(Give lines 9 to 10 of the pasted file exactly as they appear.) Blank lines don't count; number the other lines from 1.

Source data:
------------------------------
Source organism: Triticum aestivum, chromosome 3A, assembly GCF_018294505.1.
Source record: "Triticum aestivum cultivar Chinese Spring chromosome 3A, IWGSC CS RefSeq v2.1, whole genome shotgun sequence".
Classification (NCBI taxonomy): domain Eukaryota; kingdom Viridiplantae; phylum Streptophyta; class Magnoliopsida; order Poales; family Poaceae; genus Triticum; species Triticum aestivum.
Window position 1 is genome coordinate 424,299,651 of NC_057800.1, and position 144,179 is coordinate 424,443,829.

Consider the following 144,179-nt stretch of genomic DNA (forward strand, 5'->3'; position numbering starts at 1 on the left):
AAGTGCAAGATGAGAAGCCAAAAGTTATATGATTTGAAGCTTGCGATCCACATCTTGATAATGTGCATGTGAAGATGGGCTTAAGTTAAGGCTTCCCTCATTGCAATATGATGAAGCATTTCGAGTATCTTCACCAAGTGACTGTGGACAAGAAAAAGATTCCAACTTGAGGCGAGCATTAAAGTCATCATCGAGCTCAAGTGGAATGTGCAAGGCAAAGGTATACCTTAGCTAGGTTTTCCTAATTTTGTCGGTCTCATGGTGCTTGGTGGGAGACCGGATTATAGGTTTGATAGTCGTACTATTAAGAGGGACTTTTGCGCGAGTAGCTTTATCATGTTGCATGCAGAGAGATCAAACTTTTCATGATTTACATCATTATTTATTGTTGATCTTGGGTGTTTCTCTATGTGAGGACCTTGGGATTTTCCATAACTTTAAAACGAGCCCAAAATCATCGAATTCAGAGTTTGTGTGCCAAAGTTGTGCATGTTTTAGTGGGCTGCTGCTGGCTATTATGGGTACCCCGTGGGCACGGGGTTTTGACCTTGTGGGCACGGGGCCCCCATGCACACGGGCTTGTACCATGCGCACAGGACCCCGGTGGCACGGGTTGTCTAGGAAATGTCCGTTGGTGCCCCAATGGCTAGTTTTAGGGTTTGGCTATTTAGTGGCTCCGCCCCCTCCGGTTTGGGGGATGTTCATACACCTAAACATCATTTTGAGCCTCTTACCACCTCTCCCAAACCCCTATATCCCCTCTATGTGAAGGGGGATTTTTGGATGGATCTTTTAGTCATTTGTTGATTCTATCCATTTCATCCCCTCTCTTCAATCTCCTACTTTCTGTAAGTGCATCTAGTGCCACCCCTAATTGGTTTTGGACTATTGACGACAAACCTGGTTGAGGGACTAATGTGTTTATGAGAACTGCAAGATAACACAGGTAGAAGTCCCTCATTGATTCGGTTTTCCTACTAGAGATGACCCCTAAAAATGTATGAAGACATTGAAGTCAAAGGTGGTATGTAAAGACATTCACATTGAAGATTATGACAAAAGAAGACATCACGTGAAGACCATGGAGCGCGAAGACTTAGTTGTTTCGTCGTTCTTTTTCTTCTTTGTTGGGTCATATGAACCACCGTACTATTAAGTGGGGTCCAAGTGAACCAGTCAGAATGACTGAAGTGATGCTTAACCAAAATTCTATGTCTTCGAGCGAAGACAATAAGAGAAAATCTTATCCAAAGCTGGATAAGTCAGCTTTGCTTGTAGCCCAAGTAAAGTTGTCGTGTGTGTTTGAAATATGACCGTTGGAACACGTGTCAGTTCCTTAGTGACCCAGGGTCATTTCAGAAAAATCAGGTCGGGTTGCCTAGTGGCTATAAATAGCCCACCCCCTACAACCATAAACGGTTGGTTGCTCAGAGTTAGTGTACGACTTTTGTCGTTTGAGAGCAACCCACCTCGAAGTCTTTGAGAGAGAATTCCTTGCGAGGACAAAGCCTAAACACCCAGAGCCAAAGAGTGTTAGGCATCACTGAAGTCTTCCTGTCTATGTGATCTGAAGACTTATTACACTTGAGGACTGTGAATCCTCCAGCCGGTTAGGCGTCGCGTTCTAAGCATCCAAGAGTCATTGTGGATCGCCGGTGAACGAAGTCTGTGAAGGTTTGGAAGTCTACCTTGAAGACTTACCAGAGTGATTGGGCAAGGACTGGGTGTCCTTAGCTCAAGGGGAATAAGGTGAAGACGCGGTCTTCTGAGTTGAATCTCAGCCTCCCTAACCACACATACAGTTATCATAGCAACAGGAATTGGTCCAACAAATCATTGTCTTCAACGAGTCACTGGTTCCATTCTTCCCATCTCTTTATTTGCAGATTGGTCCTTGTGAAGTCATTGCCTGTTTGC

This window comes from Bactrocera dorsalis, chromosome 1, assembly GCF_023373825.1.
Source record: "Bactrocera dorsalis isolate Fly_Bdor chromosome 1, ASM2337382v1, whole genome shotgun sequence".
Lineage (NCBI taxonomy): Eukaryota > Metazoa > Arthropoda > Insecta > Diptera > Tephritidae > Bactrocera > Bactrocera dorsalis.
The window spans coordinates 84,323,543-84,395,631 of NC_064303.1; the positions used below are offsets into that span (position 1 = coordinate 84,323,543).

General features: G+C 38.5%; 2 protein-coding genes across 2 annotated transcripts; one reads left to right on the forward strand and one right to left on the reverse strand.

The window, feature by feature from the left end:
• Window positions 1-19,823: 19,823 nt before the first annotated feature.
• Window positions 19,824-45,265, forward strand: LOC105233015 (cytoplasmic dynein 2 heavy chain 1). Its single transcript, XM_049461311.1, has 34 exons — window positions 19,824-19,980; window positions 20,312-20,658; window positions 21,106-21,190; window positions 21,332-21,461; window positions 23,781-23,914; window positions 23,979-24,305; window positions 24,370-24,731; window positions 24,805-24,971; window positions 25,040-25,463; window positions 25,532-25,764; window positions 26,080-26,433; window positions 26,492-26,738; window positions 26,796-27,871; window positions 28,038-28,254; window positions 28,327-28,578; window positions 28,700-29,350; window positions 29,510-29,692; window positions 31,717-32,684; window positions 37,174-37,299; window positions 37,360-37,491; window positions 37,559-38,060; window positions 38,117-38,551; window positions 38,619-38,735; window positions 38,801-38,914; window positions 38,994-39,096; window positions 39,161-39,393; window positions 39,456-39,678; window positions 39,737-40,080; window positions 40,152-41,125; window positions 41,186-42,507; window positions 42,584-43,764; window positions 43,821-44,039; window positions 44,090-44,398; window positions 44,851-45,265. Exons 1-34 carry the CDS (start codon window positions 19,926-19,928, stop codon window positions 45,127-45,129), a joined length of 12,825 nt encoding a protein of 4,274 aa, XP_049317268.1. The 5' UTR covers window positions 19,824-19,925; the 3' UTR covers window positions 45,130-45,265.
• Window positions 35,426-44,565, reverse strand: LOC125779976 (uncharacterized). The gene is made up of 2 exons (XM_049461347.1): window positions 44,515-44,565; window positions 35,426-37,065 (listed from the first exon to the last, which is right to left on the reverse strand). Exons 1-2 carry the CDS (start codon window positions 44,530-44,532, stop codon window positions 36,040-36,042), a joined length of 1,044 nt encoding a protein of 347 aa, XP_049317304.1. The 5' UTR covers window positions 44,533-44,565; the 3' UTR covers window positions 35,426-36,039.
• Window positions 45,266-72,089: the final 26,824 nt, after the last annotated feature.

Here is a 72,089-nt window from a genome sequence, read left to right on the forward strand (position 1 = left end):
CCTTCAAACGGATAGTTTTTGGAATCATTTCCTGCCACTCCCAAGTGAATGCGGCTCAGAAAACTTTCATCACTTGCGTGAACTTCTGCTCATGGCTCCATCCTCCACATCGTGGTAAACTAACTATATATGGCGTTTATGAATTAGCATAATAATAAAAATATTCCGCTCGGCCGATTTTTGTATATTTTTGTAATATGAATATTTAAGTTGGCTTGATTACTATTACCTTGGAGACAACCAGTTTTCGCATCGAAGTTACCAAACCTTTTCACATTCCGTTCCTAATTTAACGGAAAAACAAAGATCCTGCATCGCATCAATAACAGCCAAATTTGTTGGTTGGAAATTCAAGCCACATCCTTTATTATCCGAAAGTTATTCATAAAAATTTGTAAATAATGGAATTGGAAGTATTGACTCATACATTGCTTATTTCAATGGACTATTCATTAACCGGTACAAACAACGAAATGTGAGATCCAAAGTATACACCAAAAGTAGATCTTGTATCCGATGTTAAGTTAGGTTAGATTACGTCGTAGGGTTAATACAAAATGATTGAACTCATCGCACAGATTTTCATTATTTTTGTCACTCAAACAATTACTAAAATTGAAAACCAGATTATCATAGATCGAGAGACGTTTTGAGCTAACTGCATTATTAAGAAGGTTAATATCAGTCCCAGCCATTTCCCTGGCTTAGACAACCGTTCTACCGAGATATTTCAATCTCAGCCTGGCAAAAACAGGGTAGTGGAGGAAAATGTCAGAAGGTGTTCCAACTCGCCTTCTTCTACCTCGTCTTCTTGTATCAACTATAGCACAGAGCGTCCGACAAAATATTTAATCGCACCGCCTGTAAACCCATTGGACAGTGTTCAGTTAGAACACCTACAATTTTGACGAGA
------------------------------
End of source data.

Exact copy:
Lineage (NCBI taxonomy): Eukaryota > Metazoa > Arthropoda > Insecta > Diptera > Tephritidae > Bactrocera > Bactrocera dorsalis.
The window spans coordinates 84,323,543-84,395,631 of NC_064303.1; the positions used below are offsets into that span (position 1 = coordinate 84,323,543).